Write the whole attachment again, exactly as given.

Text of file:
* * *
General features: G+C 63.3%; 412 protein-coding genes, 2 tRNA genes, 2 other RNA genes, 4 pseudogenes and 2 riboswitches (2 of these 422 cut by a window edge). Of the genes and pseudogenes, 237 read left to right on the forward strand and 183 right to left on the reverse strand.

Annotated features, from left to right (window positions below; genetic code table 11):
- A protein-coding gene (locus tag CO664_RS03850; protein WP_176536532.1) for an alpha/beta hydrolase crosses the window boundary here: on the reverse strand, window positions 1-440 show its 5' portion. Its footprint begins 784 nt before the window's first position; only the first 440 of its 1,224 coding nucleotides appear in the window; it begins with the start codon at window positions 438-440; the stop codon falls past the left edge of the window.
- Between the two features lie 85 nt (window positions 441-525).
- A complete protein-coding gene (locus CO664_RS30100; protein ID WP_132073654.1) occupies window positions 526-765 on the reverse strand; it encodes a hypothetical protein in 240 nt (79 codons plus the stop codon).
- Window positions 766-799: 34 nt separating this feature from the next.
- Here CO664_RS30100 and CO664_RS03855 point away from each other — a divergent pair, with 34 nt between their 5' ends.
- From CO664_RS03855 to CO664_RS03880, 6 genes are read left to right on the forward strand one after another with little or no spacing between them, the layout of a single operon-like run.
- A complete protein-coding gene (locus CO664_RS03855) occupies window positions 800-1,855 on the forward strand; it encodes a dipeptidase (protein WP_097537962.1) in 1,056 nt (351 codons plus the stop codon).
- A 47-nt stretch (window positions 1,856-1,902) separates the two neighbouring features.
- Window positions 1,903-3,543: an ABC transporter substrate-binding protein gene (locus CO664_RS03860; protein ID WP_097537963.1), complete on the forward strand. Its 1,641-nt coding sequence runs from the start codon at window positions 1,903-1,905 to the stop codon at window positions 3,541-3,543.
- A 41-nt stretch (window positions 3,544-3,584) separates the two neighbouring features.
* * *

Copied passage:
General features: G+C 63.3%; 412 protein-coding genes, 2 tRNA genes, 2 other RNA genes, 4 pseudogenes and 2 riboswitches (2 of these 422 cut by a window edge). Of the genes and pseudogenes, 237 read left to right on the forward strand and 183 right to left on the reverse strand.

Annotated features, from left to right (window positions below; genetic code table 11):
- A protein-coding gene (locus tag CO664_RS03850; protein WP_176536532.1) for an alpha/beta hydrolase crosses the window boundary here: on the reverse strand, window positions 1-440 show its 5' portion. Its footprint begins 784 nt before the window's first position; only the first 440 of its 1,224 coding nucleotides appear in the window; it begins with the start codon at window positions 438-440; the stop codon falls past the left edge of the window.
- Between the two features lie 85 nt (window positions 441-525).
- A complete protein-coding gene (locus CO664_RS30100; protein ID WP_132073654.1) occupies window positions 526-765 on the reverse strand; it encodes a hypothetical protein in 240 nt (79 codons plus the stop codon).
- Window positions 766-799: 34 nt separating this feature from the next.
- Here CO664_RS30100 and CO664_RS03855 point away from each other — a divergent pair, with 34 nt between their 5' ends.
- From CO664_RS03855 to CO664_RS03880, 6 genes are read left to right on the forward strand one after another with little or no spacing between them, the layout of a single operon-like run.
- A complete protein-coding gene (locus CO664_RS03855) occupies window positions 800-1,855 on the forward strand; it encodes a dipeptidase (protein WP_097537962.1) in 1,056 nt (351 codons plus the stop codon).
- A 47-nt stretch (window positions 1,856-1,902) separates the two neighbouring features.
- Window positions 1,903-3,543: an ABC transporter substrate-binding protein gene (locus CO664_RS03860; protein ID WP_097537963.1), complete on the forward strand. Its 1,641-nt coding sequence runs from the start codon at window positions 1,903-1,905 to the stop codon at window positions 3,541-3,543.
- A 41-nt stretch (window positions 3,544-3,584) separates the two neighbouring features.